25 Nov

5 Nigerian Food For This Coming Holiday!

What’s the holiday without food?

As a kid, aside from the new clothes and shoes, one of the reasons I looked forward to the holiday festivities was the food; there was always excess food and even more drinks to go round.

By convention, lots of families buy livestock in bulk during the holiday season – poultry, goats and cows – to prepare different meals, ranging from the staple traditional food, to intercontinental dishes. Some people go all out to include snacks, appetizers, and deserts, but for a good number of Nigerians, a meal and any kind of drink is good enough.

Common holiday meals in Nigeria consist of a variety of rice – jollof, fried, coconut, or just plain ole white rice and stew, different kinds of soups and ‘swallow’ and then a lot of meat. It’s hard to be on a diet during the holiday season, I dare say it’s almost impossible because the holiday is often a great excuse to indulge.

1. White rice and stew

This is one of the easiest meals to prepare this holiday season, especially if you do not have the time nor energy to go the extra mile. Cooked rice – Basmati or Ofada – and stew or gravy will do just fine. When served with moimoi, fried plantain, or salad, it’s basically Christmas in your mouth.

Recipe from Nigerian Food TV

1.5kg fresh tomatoes

100g canned tomato paste

1 litre vegetable Oil

600g chicken or beef

2 or 3 medium bulbs onions

5 habanero pepper (atarodo)

2  stock cubes

thyme and curry (1 tablespoon each)

Salt to taste


Open the thick canned tomato paste, scoop content into a bowl and dilute with a little water. Set aside.

Blend the tomatoes, peppers and onions.

Pour the blended tomatoes into a pot and let it boil until the consistency is thicker and the excess water is dried up.

In another pot, add the cleaned cut chicken or beef, add a little water, thyme, curry, 1 stock cube and salt to taste. Cook the chicken or beef, then fry/grill, set aside and reserve the liquid – stock.

Now, heat up the vegetable oil, add some onions  Add the dried tomatoes and tomato puree and fry for about 25 minutes or until the tomato loses its sour taste. Stir constantly to prevent burning at the bottom.

Add the chicken or beef stock and cook for 10 minutes. Next, add the fried chicken or beef stock cube and salt to taste. Cover and leave to simmer for 5 minutes, and your stew is ready.

2. Jollof rice

Commonly described as the food that makes everyone happy, Jollof rice is not just a Christmas favourite, it’s a party favourite. It’s also served with side dishes like moimoi, salad, and fried plantain.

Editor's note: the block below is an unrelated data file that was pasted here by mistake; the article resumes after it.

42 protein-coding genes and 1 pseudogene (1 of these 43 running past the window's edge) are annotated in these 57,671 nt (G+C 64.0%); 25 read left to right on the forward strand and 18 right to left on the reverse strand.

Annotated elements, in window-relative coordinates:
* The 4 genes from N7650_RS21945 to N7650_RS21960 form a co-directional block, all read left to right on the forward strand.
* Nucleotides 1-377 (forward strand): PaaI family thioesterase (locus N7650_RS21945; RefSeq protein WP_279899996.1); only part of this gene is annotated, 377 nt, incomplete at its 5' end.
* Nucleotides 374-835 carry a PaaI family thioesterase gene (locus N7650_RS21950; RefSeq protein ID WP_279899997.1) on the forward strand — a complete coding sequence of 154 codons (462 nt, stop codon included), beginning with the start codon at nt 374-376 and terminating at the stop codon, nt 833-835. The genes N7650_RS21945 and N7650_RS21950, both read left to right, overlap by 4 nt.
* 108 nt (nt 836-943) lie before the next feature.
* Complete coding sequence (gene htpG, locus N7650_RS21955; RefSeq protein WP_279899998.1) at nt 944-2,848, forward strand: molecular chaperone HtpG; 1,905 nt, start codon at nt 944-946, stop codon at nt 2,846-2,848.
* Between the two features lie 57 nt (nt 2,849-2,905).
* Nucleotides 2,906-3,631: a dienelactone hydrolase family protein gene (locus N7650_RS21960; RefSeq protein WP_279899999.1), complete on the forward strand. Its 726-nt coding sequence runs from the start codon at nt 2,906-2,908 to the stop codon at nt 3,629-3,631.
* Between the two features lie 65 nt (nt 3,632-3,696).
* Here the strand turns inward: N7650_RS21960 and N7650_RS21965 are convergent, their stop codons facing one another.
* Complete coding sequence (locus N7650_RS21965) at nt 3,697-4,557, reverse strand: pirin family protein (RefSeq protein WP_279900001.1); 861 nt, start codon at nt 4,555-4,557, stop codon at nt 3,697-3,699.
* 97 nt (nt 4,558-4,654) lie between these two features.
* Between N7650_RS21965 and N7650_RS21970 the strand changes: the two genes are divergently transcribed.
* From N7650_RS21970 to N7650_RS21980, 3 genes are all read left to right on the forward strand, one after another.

Recipe from All Nigerian recipes


750g long grain parboiled rice

500 mls tomato stew/sauce

Pepper and salt (to taste)

2 medium onions

3 seasoning cubes

2 teaspoons thyme

Ingredients for tomato sauce/stew


600g tinned tomato paste: (or watery tinned tomato puree: 1.2kg)

Vegetable oil: a generous quantity

1 to 2 medium sized onions


Pour the fresh blended tomato into a pot and cook at high heat until almost all the water is dried. If you have the watery tinned tomato puree, add these to the pot and reduce the heat to low. Cook till the water in the tomato puree dries up.

Add the vegetable oil, the chopped onions and the thick tomato puree that was mixed in step 2 above (if you are using the puree). Stir very well.

Fry at very low heat and stir at short intervals till the oil is completely separated from the tomato puree. A well fried tomato puree will also have streaks of oil, unlike when you first added the oil and it was just a smooth mix of the tomato puree and oil. Taste the fried tomato puree to make sure that the raw tomato taste is gone. With time and experience, you can tell that the tomato puree is well fried from the aroma alone.

If you are happy with the taste, and sure that all the water is dried as much as possible, pour out the excess vegetable oil.

If you will use whole chicken then wash and cut it into pieces. Cook with the thyme, Knorr cubes and 2 bulbs of onions (chopped). The cooking time depends on the type of chicken. The rooster or cockerel cooks much faster than the hen but the hen is definitely tastier. Grill or fry when it’s cooked.

Parboil your rice, then rinse and pour in a sieve to drain.

Pour the chicken stock and the tomato stew into a sizeable pot and leave to boil.

Add the drained parboiled rice into the stew. The water level should be the same level of the rice. This is to ensure that all the water dries up by the time the rice is cooked.

Cover the pot and leave to cook on low to medium heat. This way the rice does not burn before the water dries up.

3. Fried rice